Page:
This is strange news: According to an article by Monica Potts in The American Prospect magazine (an excellent publication, by the way), over the past 18 years, the life expectancy of white American women who are not high school graduates has dropped by five years.
On the whole, Americans who are white have significantly higher life expectancy than those who are black, and the better educated tend to outlive the less educated. Those discrepancies are a source of concern and should be addressed. But most groups are at least living longer than their counterparts in the past, with an unexpected exception:
Between 1990 and 2008, the life expectancy for white men who did not graduate high school fell three years. For women the difference was an even more remarkable five years.
Most Americans, including high-school dropouts of other races, are gaining life expectancy, just at different speeds. Absent a war, genocide, pandemic, or massive governmental collapse, drops in life expectancy are rare. “If you look at the history of longevity in the United States, there have been no dramatic negative or positive shocks,” Olshansky says. “With the exception of the 1918 influenza pandemic, everything has been relatively steady, slow changes. This is a five-year drop in an 18-year time period. That’s dramatic.”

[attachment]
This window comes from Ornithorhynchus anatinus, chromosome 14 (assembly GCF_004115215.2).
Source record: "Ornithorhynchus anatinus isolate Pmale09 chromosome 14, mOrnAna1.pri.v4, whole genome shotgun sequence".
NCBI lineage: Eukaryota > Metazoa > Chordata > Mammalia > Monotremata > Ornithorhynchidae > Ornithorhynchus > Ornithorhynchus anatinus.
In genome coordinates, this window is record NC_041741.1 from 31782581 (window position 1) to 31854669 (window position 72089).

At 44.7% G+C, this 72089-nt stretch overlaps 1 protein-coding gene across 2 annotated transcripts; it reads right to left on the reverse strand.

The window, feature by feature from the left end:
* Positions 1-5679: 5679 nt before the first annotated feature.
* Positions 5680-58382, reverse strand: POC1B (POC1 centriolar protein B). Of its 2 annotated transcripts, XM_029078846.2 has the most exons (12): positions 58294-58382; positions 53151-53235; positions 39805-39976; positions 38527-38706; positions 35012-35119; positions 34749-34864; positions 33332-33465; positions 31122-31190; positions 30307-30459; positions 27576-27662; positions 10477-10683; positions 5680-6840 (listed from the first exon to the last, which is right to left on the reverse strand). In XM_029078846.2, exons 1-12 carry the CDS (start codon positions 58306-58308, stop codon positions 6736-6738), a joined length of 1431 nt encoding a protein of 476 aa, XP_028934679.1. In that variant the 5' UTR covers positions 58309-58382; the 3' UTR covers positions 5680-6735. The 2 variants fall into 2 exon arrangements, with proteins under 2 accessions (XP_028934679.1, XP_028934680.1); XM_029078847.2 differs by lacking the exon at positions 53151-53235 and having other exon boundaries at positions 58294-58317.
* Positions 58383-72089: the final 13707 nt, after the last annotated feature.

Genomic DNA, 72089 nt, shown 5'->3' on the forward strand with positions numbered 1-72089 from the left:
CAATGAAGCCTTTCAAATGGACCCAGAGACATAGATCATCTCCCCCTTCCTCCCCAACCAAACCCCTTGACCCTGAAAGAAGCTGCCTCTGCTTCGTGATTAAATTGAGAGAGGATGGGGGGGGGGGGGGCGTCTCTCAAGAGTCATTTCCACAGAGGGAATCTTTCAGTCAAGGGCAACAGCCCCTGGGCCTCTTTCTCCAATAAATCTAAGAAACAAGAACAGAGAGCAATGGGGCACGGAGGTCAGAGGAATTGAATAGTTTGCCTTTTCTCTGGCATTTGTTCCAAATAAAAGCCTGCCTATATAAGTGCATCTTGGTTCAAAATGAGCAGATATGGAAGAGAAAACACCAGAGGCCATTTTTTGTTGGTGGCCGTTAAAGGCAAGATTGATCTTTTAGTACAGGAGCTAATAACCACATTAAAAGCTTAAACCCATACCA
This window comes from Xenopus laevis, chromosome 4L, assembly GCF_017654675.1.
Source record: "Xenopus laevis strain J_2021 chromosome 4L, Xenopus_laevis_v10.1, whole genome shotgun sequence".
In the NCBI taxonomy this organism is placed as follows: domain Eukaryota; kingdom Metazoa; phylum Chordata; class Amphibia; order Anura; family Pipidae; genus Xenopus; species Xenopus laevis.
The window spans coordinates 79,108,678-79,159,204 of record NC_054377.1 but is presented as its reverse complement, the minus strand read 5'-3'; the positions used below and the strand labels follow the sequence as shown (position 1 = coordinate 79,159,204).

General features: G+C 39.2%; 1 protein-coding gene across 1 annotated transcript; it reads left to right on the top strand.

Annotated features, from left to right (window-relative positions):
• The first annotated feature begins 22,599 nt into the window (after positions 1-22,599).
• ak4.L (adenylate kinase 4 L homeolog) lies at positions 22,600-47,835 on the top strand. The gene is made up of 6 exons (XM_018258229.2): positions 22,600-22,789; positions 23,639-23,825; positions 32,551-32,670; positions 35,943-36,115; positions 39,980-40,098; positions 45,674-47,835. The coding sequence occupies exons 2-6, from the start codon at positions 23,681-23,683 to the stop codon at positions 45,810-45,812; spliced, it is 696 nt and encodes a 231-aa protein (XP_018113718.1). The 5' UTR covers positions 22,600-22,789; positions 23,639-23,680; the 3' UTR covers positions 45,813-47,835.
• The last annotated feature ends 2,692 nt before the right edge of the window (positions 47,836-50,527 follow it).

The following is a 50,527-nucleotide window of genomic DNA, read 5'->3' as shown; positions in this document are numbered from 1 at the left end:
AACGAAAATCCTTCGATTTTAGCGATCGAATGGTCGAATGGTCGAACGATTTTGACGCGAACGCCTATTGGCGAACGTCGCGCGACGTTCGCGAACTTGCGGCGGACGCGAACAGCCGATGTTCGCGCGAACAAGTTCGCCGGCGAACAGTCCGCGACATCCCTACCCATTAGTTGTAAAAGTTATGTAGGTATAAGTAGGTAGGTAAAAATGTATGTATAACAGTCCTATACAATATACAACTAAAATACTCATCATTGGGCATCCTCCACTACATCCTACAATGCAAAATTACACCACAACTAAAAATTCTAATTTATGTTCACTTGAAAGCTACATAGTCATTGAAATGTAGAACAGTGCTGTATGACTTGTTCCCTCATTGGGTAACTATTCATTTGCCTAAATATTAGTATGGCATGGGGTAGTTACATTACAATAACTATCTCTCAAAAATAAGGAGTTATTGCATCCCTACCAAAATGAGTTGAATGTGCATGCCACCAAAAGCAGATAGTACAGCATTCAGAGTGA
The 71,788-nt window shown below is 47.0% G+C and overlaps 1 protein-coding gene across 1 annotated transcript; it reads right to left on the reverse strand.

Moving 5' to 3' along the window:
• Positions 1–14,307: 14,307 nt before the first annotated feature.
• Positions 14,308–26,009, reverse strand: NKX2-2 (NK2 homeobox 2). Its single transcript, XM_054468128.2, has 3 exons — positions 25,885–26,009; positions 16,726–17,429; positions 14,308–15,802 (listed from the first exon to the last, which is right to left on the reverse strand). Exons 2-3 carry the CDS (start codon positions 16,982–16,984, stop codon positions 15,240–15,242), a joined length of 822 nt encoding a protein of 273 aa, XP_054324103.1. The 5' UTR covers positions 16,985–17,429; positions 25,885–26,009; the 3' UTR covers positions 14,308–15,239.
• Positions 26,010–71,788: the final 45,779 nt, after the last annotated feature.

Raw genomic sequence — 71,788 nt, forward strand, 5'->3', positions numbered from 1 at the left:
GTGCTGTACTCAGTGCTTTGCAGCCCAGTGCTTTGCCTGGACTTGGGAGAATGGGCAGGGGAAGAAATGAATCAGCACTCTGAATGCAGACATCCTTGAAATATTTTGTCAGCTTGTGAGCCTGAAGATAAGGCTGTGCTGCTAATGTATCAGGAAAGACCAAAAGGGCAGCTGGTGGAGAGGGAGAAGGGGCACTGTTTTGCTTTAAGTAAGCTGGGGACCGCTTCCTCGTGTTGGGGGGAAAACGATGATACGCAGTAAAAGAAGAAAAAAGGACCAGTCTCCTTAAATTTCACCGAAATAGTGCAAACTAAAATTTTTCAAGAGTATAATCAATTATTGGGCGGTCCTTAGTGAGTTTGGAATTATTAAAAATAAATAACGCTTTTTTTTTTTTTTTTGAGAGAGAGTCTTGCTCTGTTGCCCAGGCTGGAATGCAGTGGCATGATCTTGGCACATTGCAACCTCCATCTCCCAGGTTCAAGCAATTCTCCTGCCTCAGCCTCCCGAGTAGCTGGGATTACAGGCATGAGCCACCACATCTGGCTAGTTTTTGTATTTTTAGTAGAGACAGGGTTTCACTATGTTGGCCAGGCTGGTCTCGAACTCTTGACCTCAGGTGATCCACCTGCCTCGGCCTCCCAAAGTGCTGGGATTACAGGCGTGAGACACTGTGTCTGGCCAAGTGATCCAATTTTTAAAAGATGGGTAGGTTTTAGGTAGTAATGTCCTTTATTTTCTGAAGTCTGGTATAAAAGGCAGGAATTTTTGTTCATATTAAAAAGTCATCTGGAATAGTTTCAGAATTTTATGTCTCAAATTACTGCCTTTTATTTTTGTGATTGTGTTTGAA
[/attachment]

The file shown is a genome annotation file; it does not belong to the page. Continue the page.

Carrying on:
(That’s S. Jay Olshansky, lead author of the paper in Health Affairs.)
In fact, among Americans without a high school diploma, black women are now outliving white women.
Recall that life expectancy is a type of average. When we hear that life expectancy in antiquity was in the 30s or so (estimates vary) we tend to think of this as a typical age of death. In fact, the average was brought sharply down by high infant and childhood mortality. Those who survived into adulthood tended to live almost as long as people do today. The 90th Psalm describes a typical lifespan as 70 years, or 80 for the very healthy.
I’m fairly sure (though I don’t recall seeing this spelled out) what we’re actually talking about in this specific context is the remaining life expectancy for persons who have reached adulthood, that is, those old enough to have had time to complete high school. Hence a fall in life expectancy probably means that more are dying in their 20s through their 50s.
There’s far more in the article than this brief summary suggests, including a discussion of possible explanations.